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  1. Die Natur der Farben.Fabian Dorsch - 2009 - De Gruyter.
    Farben sind für uns sowohl objektive, als auch phänomenale Eigenschaften. In seinem Buch argumentiert Fabian Dorsch, daß keine ontologische Theorie der Farben diesen beiden Seiten unseres Farbbegriffes gerecht werden k ann. Statt dessen sollten wir akzeptieren, daß letzterer sich auf zwei verschiedene Arten von Eigenschaften bezieht: die repräsentierten Reflektanzeigenschaften von Gegenständen und die qualitativen Eigenschaften unserer Farbwahrnehmungen, die als sinnliche Gegebenheitsweisen ersterer fungieren. Die Natur der Farben gibt einen detaillierten Überblick über die zeitgenössischen philosophischen und naturwissenschaftlichen Theorien der Farben und (...)
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  • Wittgenstein as a Commentator on the Psychology and Anthropology of Colour.Martin Kusch - 2014 - In Stefan Riegelnik & Frederik A. Gierlinger (eds.), Wittgenstein on Colour. De Gruyter. pp. 93-108.
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  • Revelation and the Nature of Colour.Keith Allen - 2011 - Dialectica 65 (2):153-176.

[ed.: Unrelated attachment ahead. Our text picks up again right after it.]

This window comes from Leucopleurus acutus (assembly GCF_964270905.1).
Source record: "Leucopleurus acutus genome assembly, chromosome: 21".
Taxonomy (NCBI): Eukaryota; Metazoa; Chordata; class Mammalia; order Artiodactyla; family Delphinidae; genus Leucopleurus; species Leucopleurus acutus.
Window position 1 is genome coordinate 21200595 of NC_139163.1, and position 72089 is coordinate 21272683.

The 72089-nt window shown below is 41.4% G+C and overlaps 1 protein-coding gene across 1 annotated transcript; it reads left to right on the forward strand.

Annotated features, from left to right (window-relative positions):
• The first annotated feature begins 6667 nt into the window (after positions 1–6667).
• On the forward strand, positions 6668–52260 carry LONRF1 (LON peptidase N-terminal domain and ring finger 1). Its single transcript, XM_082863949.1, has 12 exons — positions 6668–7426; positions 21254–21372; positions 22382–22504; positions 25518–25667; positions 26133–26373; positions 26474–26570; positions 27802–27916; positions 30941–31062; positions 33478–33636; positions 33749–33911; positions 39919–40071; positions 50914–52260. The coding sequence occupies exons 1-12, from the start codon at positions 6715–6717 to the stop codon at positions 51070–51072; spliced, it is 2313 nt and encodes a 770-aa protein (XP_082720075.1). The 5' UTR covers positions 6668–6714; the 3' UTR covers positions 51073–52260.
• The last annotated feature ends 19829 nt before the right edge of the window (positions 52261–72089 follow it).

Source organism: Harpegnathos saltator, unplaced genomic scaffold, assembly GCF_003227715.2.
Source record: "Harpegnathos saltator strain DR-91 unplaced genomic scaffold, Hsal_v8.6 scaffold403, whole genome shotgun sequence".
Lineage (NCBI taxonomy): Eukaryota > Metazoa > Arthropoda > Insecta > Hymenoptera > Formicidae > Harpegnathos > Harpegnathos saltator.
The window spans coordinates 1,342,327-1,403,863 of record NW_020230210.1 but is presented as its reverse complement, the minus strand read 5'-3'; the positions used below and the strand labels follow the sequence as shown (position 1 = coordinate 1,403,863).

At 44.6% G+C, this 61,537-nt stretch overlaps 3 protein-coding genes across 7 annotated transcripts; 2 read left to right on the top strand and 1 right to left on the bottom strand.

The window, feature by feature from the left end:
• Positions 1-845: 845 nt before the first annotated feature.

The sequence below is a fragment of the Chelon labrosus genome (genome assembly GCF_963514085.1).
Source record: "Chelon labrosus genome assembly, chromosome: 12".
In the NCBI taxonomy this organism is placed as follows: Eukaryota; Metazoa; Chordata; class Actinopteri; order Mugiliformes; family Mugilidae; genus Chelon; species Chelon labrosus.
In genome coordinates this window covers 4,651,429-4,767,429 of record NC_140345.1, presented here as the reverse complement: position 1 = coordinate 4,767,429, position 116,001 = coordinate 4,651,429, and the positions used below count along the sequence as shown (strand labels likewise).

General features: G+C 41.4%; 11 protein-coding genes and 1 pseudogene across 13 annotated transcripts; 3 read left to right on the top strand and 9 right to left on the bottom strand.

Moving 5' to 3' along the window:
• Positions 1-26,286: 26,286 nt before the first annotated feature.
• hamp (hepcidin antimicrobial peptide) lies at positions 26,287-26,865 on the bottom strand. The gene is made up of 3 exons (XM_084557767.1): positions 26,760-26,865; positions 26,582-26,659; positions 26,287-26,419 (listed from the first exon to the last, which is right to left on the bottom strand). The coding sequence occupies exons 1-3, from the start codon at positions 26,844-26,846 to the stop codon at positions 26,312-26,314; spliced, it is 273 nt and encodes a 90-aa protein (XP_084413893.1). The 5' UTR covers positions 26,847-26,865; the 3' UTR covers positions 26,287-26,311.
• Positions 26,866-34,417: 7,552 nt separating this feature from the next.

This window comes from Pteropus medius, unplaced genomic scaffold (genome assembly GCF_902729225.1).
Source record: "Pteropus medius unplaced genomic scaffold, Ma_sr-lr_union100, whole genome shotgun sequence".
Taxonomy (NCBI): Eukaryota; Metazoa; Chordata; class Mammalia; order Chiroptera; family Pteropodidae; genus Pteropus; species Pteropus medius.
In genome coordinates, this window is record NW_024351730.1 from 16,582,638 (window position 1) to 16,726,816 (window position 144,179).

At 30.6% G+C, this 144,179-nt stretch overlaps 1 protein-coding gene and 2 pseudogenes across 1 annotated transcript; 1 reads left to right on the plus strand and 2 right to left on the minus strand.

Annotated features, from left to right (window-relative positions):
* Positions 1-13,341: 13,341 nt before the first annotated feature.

According to naïve realist (or primitivist) theories of colour, colours are sui generis mind-independent properties. The question that I consider in this paper is the relationship of naïve realism to what Mark Johnston calls Revelation, the thesis that the essential nature of colour is fully revealed in a standard visual experience. In the first part of the paper, I argue that if naïve realism is true, then Revelation is false. In the second part of the paper, I defend naïve realism (...)
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  • What’s That Smell?Clare Batty - 2009 - Southern Journal of Philosophy 47 (4):321-348.
    In philosophical discussions of the secondary qualities, color has taken center stage. Smells, tastes, sounds, and feels have been treated, by and large, as mere accessories to colors. We are, as it is said, visual creatures. This, at least, has been the working assumption in the philosophy of perception and in those metaphysical discussions about the nature of the secondary qualities. The result has been a scarcity of work on the “other” secondary qualities. In this paper, I take smells and (...)
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  • Why Colour Primitivism?Hagit Benbaji - 2016 - Australasian Journal of Philosophy 94 (2):243-265.